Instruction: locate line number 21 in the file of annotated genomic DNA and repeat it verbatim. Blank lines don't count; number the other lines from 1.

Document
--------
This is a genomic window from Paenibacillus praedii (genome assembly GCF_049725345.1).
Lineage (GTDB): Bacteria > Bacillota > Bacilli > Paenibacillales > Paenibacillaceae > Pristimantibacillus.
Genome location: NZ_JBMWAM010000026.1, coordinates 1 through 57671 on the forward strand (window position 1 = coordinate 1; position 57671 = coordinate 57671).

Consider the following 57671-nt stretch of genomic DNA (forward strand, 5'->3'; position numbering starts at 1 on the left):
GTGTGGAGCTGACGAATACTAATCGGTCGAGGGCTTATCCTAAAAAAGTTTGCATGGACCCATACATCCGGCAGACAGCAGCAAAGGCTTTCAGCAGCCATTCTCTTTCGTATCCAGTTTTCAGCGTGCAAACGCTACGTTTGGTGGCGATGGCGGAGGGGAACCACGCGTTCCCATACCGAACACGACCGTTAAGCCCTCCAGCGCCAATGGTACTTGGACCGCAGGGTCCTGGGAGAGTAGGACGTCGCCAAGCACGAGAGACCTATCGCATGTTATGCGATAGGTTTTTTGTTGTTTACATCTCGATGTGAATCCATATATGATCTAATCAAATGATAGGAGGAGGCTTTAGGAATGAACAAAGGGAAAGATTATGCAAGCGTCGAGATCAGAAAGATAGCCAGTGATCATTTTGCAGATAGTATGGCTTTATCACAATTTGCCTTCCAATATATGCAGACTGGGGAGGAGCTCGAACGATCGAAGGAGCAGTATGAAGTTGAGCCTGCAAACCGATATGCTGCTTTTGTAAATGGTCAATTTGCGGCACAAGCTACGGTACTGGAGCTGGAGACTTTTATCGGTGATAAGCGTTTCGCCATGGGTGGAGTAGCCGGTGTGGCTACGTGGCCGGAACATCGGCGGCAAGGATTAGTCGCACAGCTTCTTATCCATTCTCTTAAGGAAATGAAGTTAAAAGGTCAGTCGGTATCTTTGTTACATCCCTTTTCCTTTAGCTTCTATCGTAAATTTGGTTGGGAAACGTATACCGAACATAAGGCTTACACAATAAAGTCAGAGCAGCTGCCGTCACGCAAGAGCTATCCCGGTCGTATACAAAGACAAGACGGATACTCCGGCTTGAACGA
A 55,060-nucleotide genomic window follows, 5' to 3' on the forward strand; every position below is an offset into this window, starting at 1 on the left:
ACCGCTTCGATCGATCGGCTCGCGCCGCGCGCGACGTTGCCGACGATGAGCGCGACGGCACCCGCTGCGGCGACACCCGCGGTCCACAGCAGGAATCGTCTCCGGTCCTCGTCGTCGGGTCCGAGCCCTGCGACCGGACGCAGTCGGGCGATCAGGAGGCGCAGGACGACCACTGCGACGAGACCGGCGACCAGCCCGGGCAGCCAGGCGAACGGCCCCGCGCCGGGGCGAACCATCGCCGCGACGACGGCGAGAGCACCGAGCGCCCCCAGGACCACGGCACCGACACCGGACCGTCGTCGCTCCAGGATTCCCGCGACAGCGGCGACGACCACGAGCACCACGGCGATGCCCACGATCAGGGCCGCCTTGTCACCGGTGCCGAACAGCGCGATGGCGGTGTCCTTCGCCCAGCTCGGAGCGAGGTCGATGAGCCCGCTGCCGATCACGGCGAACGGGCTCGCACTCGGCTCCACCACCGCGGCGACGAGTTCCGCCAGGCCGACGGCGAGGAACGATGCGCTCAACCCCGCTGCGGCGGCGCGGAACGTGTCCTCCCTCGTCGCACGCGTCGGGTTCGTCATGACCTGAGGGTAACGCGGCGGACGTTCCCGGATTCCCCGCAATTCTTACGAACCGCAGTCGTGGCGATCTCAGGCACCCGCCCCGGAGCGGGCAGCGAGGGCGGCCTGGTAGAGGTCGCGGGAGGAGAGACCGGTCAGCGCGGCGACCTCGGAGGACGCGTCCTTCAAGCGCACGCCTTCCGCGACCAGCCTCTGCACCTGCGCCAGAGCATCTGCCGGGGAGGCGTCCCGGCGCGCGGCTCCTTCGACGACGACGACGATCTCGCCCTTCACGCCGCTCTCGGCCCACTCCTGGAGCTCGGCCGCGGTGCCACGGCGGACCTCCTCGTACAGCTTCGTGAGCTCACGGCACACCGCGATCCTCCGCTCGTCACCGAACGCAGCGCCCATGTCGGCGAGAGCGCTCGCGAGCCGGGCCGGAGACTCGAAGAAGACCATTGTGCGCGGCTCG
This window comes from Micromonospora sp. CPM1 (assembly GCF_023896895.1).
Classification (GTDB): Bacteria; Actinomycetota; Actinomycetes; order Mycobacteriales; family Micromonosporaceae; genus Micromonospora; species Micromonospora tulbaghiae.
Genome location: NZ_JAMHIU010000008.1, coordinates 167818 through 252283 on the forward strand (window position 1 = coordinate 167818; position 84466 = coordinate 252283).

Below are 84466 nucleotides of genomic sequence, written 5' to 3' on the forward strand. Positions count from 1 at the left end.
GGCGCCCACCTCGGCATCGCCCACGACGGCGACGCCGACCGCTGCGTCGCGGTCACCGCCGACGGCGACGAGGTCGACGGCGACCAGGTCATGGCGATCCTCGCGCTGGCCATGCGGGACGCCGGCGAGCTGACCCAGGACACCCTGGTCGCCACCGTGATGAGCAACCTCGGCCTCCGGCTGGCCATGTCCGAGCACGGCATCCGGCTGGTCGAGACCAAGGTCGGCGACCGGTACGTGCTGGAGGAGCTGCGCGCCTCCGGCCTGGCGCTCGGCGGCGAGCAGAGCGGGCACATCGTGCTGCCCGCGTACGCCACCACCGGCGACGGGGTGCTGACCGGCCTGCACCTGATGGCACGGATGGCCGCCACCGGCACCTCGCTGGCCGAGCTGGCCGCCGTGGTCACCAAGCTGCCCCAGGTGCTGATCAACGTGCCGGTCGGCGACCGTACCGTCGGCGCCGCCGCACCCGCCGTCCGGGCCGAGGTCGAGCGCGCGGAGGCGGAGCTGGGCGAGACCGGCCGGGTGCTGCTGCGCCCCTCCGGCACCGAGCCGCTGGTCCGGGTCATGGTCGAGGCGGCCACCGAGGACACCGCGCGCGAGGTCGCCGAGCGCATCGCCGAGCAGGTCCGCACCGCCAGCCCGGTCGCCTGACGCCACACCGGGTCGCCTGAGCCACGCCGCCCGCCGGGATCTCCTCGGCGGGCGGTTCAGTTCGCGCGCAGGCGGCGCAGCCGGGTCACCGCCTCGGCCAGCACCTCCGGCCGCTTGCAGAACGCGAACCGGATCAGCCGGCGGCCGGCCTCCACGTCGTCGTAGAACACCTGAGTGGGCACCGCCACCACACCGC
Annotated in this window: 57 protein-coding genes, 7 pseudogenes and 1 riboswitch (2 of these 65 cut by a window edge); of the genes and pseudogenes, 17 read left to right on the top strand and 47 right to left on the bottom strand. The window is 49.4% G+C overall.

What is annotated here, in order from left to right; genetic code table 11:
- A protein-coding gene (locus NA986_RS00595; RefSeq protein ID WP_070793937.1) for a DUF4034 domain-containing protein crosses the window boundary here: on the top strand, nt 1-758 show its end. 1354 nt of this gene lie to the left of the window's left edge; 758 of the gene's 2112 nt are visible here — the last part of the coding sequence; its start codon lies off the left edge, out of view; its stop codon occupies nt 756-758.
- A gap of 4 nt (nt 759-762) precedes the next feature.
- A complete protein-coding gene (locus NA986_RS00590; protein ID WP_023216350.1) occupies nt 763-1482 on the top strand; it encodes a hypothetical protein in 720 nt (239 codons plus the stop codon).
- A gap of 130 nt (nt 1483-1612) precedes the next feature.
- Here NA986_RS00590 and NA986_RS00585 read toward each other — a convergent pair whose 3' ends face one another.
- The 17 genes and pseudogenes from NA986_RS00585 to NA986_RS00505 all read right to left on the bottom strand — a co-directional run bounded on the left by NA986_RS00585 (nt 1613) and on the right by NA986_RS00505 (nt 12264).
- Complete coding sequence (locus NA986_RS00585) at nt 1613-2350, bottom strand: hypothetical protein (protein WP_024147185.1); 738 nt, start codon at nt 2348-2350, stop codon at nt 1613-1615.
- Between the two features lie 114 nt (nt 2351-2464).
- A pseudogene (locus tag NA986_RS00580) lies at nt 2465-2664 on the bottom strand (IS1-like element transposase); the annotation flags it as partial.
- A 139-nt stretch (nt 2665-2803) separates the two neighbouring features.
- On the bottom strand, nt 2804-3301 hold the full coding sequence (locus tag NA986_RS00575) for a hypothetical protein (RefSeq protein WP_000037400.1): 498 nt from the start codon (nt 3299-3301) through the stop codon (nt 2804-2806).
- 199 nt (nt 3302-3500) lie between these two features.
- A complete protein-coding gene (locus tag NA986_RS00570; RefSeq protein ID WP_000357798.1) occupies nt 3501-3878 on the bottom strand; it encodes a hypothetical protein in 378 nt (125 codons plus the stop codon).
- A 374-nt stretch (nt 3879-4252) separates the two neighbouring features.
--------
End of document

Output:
- Complete coding sequence (locus NA986_RS00585) at nt 1613-2350, bottom strand: hypothetical protein (protein WP_024147185.1); 738 nt, start codon at nt 2348-2350, stop codon at nt 1613-1615.